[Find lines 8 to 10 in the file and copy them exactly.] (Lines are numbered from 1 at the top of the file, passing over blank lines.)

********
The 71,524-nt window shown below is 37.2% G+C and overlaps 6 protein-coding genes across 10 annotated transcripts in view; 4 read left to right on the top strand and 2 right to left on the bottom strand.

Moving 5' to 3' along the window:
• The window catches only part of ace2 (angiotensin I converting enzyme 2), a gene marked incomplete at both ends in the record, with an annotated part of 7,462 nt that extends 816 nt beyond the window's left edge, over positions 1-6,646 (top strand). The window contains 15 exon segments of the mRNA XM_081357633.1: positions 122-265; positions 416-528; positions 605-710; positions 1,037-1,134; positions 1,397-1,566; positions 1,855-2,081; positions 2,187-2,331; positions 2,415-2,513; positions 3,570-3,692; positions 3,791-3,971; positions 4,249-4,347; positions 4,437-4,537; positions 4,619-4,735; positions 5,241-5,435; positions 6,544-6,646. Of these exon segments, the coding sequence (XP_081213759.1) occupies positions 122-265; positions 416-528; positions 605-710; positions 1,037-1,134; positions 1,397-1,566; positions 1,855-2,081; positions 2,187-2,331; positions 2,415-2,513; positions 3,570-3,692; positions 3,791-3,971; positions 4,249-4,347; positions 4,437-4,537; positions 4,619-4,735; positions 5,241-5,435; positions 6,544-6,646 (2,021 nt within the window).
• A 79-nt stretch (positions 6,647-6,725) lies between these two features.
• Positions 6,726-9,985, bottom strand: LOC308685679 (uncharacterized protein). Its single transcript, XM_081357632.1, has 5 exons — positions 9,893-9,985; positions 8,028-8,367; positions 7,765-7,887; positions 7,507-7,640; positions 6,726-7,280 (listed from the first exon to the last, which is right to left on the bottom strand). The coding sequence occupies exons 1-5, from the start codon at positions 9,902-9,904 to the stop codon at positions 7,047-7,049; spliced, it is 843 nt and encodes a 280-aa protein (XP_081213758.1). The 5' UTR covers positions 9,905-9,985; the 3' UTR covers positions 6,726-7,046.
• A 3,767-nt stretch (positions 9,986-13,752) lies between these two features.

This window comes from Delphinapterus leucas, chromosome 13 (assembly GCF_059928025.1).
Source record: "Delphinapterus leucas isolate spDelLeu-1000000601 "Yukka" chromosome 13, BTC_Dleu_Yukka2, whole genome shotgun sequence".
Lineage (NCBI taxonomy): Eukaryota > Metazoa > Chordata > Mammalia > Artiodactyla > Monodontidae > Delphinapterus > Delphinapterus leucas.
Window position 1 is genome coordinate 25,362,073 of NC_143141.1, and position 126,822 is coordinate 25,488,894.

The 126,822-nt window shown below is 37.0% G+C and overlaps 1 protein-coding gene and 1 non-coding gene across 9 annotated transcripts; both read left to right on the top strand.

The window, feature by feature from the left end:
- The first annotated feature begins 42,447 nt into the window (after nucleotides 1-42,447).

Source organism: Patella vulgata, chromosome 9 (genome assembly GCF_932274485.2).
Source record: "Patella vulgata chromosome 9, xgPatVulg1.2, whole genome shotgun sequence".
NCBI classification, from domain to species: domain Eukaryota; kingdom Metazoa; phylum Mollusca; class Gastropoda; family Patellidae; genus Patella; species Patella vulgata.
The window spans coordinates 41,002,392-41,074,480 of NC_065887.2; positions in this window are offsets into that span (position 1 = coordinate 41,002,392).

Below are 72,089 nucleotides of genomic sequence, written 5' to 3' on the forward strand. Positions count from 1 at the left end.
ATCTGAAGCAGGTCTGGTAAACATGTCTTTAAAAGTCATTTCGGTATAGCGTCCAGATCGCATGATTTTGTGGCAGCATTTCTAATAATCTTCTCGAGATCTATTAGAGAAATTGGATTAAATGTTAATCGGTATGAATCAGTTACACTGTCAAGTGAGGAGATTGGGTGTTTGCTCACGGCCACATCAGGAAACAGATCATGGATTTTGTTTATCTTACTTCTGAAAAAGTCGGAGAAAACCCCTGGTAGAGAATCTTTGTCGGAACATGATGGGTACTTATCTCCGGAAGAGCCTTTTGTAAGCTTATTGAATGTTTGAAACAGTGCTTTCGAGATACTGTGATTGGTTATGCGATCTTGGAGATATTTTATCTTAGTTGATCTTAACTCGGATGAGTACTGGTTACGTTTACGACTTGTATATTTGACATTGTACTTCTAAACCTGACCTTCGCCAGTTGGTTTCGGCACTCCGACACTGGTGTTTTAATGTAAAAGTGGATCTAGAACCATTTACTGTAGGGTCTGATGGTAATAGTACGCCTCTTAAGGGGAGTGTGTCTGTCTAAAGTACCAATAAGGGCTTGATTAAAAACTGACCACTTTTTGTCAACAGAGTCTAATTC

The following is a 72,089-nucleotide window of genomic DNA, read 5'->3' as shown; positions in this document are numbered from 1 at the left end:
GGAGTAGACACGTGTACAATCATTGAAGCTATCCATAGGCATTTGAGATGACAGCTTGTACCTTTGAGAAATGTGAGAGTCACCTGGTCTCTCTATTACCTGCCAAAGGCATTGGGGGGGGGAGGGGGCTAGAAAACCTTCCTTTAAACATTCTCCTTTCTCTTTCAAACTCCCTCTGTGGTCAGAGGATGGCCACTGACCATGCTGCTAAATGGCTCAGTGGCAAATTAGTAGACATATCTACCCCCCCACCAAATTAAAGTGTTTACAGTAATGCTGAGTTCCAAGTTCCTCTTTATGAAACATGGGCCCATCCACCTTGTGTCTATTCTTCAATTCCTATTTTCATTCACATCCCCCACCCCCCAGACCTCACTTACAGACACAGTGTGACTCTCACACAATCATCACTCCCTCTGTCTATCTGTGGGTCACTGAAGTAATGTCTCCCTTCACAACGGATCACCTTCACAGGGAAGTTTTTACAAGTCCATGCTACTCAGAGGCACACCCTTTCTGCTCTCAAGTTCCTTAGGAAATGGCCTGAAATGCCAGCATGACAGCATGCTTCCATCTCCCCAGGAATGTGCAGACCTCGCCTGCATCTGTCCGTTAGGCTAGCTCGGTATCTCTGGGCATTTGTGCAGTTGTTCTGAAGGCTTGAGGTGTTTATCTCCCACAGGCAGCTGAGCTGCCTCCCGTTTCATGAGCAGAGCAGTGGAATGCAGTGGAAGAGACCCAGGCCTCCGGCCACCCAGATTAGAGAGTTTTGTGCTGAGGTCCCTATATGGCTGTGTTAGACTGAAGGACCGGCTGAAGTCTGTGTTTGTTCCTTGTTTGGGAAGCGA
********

Source record: "Delphinapterus leucas isolate spDelLeu-1000000601 "Yukka" chromosome 13, BTC_Dleu_Yukka2, whole genome shotgun sequence".
Lineage (NCBI taxonomy): Eukaryota > Metazoa > Chordata > Mammalia > Artiodactyla > Monodontidae > Delphinapterus > Delphinapterus leucas.
Window position 1 is genome coordinate 25,362,073 of NC_143141.1, and position 126,822 is coordinate 25,488,894.